Bad Movies We Love: Black Swan
I don't love Black Swan. I barely even enjoy it! I barely even get what there is to enjoy. It boasts the hammiest dialogue of the past Oscar season? It's the most transparent psychodrama in film history? It can't establish a tone, a fully believable character, or consistency because it resorts to camp at every turn? I just don't know. But if Friends With Benefits star Mila Kunis ever starred in a Bad Movie We Love, it's this. (Sorry, Krippendorf's Tribe -- you're just bad.) There's an argument for its inclusion in our weekly feature, and reservations aside, I'm picking out five utterly bizarre instances in Black Swan that justify that inclusion. I will now recite them diplomatically!
Since Black Swan just happened six months ago, I'll tax you with only a speedy plot recall: Natalie Portman is definitely a ballerina named Nina, and she wins the dual role of the white and black swans ("the swan queen") in a rejiggered version of Swan Lake. Her overprotective mother (Barbara Hershey) is overprotective. Her ballet instructor (Vincent Cassel) is a perv. She finds a rival in the dark new girl Lily (Kunis), who wears black swan makeup as a life choice. Through not-so-quiet directorial choices, we gather that the "perfection" required for the dual role is taking a toll on Nina. Will it be the death of her? Let's hope there's some horrible expository dialogue to explain her plight.
Of course, the movie went on to score a number of Oscar nominations (including Best Picture), and Portman won Best Actress. Before we launch into our quintet of lovably awful quirks, I pose a critical thinking question: How is Portman's Oscar win even justifiable? What is the arguable argument? Portman's certainly fine as Nina, playing the beleaguered pixy with grace and asthmatic terror at the right moments -- but this isn't close to an Oscar-worthy character. Did Janet Leigh deserve an Oscar for Psycho? Tippi Hedren for Marnie? We're dealing with a Hitchcockian protagonist whose arc is merely an extension of stylish direction. A sharp profile made sinister with light cues and post-production finessing. And against Jennifer Lawrence, Annette Bening and Nicole Kidman, who turned in stunning performances as fully conceived, fully lit homo sapiens in Winter's Bone, The Kids are All Right, and Rabbit Hole, Portman's win is too much to handle, still.
But enough of that vitriol. I can play the white swan too. Onto lovable badness:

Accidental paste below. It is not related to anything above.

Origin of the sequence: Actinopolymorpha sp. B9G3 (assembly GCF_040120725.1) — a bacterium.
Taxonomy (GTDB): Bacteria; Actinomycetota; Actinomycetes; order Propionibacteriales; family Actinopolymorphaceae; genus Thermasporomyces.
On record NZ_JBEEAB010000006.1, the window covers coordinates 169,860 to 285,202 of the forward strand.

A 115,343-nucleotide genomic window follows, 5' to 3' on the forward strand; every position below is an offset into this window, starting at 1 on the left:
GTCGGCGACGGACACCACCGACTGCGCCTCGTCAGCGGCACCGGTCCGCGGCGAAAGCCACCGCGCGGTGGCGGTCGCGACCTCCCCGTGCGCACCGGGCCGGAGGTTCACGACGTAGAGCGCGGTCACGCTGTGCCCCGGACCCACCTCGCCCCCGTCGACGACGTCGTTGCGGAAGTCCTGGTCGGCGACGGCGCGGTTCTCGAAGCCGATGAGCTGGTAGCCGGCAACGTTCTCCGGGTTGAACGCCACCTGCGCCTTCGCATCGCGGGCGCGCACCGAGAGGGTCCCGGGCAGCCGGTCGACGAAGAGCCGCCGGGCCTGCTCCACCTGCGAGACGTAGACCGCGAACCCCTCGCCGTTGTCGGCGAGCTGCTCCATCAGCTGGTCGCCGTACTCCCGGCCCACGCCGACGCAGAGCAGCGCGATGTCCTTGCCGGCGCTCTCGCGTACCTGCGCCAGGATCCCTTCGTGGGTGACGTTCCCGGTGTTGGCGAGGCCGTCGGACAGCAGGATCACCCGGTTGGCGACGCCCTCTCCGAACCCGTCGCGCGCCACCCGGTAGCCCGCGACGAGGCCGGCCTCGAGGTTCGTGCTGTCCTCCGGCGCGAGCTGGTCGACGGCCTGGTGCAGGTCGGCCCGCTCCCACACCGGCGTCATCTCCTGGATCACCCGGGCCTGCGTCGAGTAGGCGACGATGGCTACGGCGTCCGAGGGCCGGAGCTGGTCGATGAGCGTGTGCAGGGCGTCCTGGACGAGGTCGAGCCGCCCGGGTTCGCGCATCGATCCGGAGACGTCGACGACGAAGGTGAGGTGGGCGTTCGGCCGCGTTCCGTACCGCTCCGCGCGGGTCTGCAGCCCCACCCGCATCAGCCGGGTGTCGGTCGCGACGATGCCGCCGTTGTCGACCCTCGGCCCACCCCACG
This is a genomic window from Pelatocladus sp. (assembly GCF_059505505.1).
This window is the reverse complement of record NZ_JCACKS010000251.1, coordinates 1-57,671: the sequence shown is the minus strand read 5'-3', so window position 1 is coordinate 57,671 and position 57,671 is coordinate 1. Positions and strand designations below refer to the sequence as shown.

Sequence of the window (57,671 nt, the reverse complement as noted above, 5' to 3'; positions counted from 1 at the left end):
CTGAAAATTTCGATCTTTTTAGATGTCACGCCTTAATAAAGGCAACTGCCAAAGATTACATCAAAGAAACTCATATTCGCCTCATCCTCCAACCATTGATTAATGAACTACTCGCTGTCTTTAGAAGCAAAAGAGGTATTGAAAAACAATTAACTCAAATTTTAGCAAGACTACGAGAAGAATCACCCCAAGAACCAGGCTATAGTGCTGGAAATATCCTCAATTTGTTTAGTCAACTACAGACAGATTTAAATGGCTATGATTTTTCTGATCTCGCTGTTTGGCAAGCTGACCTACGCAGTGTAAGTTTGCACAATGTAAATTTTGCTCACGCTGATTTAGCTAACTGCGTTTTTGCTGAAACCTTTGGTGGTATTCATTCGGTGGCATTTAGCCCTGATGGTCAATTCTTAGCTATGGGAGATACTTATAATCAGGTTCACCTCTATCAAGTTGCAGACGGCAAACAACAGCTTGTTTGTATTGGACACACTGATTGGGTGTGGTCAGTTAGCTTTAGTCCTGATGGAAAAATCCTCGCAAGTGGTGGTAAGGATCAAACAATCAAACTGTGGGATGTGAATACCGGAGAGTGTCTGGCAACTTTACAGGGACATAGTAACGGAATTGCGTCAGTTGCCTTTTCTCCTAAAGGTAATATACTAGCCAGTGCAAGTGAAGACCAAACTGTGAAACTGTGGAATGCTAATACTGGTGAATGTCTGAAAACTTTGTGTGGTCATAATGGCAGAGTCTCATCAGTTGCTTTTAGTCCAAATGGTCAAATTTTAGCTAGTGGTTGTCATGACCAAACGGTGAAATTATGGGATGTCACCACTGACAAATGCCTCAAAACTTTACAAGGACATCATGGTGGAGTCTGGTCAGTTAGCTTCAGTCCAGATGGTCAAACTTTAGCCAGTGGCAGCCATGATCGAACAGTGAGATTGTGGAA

5. Winona Ryder stabs herself in the face, presumably after watching Mr. Deeds
Winona Ryder's role in Black Swan is also an archetype, but at least it's a broad, fun whodunit mold: the aging prima ballerina who forfeits her marquee stardom to ingenue Nina. As Beth MacIntyre, Ryder gets to be drunk, self-harming, and even dash into traffic like an ambitious ferret after a traumatizing gala event. She truly comes alive (in an undead way) thereafter, strung up in the hospital with bandages and braces. When a guilt-overcome Nina goes to visit her, a hallucinatory vision floods the screen and suddenly the vibrant Age of Innocence star is, for some reason, plunging a knife into her own face repeatedly. Is it jarring? Sure. Is it... Winona Ryder stabbing her own face? Yes, more importantly. I have nothing else to add to that gift.
4. Vincent Cassel would again like to know if Nina can play the black swan.
First of all, allow Cassel, who plays Nina's purring, consummately cliche coach Thomas Leroy, to tie up the drama of this movie using a bit of metaphorical, teacher-y dialogue early in the film. "We all know the story [of Swan Lake] -- a virginal girl, pure and sweet, trapped in the body of a swan," he begins. "She desires freedom, but only true love can break the spell. Her wish is nearly granted in the form of a prince, but before he can declare his love, her lustful twin, the black swan, tricks and seduces him. Devastated, the white swan leaps off a cliff and in killing herself, finds freedom." Did you like that subtle parallelism? Children? Do you also like Mr. Feeny's head-of-classroom monologues on Boy Meets World, because that's the level of witty scripting we're dealing with here. If a downtrodden Rider Strong turned out to be the black swan, I'd have cheered.